The modern approach to address poor neuromuscular function is to employ a “Proper Technique” rehabilitative therapy to regain healthy function. This approach is extensively used pre- and post-surgery and is also the foundation of virtually all sports training/rehabilitation programs. By employing a therapeutic approach, the feet become stronger and more stable, thereby addressing the cause of the poor foot mechanics that contribute to the formation of these conditions. Proper Technique therapies employ exercise that focuses on safely training healthy neuromuscular function, i.e., optimal mobility, muscle strength, stability, and alignment.

Proper Technique therapies require both Right Stimulus and Right Movement.

Right Stimulus occurs when the information that the brain receives from the senses triggers an efficient protective reflex function or Right Movement. The nerve endings in the soles of the feet play a critical role in providing the brain with the information required for optimal Right Movement throughout the feet, legs, hips, and back. When the brain receives insufficient or inaccurate information from the soles of the feet, the protective reflex function Right Movement will be ineffective or absent altogether. This is what happens when conventional footwear is worn. For more information on Right Stimulus and Right Movement, click HERE.

To therapeutically address the cause of hammer, claw, and mallet toes and to prevent them from recurring, do the following:

  • Walk barefoot on natural terrain as much as possible. This provides the optimal Right Stimulus and allows for the Right Movement required for healthy neuromuscular function.
  • Use BioPods® Stimsoles® in loosely laced, soft, flexible footwear with ample toe room that allows your arches and toes to rise easily for best results. BioPods Stimsoles provide the Right Stimulus in your conventional footwear.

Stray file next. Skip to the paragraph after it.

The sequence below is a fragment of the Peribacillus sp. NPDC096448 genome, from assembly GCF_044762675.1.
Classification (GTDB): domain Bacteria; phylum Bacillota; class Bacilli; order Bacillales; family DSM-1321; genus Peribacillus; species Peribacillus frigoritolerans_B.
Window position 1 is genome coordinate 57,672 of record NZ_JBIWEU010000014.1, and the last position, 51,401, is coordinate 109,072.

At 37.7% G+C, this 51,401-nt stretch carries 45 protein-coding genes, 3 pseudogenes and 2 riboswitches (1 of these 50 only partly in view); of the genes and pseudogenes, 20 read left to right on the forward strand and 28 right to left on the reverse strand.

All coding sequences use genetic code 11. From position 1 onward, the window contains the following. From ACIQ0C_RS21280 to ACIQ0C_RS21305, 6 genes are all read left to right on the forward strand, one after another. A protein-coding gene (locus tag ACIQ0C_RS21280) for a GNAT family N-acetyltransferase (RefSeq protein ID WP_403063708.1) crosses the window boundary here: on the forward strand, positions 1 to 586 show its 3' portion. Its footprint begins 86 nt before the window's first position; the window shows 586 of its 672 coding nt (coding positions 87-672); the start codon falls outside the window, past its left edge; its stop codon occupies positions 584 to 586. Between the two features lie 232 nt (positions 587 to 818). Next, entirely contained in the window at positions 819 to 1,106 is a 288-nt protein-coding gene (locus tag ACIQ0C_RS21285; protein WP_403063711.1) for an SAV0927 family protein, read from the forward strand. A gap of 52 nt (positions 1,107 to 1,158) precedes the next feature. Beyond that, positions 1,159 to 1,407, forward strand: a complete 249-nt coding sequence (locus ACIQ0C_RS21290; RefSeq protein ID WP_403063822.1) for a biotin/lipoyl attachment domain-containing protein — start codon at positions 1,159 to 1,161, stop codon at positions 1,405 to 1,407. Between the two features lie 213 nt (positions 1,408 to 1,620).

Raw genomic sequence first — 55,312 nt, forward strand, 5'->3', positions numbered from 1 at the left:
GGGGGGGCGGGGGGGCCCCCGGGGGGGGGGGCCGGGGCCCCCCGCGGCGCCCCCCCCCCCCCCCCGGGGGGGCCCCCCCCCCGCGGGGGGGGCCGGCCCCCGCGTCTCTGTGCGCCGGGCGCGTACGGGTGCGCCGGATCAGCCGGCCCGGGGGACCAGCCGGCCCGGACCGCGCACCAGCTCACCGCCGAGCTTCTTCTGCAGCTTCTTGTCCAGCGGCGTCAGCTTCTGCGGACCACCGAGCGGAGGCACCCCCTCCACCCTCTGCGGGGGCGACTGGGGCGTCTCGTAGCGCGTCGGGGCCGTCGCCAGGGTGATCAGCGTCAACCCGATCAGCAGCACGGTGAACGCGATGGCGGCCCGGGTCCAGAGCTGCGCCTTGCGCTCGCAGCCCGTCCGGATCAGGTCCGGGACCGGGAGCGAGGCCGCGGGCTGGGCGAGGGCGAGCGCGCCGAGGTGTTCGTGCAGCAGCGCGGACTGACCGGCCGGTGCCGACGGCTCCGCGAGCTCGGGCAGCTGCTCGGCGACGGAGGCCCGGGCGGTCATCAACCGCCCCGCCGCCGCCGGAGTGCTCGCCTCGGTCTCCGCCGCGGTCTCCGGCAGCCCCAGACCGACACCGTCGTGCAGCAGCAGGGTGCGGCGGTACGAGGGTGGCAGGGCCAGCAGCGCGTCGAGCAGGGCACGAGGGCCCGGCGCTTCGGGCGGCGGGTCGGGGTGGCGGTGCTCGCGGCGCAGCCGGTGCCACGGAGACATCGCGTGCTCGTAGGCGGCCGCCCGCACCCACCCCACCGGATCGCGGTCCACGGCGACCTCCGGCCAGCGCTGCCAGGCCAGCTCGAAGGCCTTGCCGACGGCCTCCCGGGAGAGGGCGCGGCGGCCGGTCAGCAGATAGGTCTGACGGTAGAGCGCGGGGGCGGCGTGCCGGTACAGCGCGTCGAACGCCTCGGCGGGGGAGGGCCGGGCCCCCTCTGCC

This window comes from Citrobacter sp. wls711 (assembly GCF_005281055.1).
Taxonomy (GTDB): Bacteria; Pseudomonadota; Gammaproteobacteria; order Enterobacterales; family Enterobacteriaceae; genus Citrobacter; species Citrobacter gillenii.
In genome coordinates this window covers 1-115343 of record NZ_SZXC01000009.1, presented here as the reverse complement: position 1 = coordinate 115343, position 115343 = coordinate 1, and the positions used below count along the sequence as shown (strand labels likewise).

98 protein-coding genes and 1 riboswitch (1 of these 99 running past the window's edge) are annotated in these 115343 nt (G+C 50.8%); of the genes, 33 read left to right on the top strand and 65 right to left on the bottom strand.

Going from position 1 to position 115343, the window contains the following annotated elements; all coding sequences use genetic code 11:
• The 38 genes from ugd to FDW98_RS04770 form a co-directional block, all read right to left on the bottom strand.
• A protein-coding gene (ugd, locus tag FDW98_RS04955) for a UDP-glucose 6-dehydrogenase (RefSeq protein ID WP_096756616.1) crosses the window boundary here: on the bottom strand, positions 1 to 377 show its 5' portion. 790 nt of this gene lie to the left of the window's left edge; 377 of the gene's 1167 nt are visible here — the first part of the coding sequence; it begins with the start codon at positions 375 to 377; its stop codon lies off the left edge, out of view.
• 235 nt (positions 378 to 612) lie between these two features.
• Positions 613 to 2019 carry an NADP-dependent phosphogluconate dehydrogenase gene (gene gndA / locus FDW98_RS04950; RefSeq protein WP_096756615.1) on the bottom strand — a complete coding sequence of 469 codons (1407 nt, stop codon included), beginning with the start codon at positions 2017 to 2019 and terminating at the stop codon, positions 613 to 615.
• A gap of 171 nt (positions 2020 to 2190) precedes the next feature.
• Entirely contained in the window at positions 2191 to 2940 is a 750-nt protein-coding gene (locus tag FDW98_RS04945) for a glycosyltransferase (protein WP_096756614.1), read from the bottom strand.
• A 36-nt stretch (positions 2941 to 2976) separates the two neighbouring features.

• Consult with your healthcare practitioner to ask about employing soft tissue mobilization therapies to address the fibrotic tissue that may have formed prior to using BioPods.

For more information on what to expect when using BioPods Stimsoles, click HERE.

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BioPods® Stimsoles® help rehabilitate the poor foot mechanics that cause hammer, claw, and mallet toes. We guarantee it, unconditionally.

When Stimsoles are used in your shoes, they create a healthy stimulus experience, which helps address the cause of hammer, claw, and mallet toes and the related pain. When used regularly, they provide the subtle, varied stimulus that your body needs for healthy function, to enhance your performance capabilities, and to reduce your risk of injury.

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BioPods® Technology

BioPods create a comfortable “springy” sensation under your arches, which provides your brain with the information required for optimal muscle activity in your lower limbs and back. BioPods Stimsoles are safe and easy to use and gradually help your feet, legs, hips, and back naturally regain and maintain healthy function.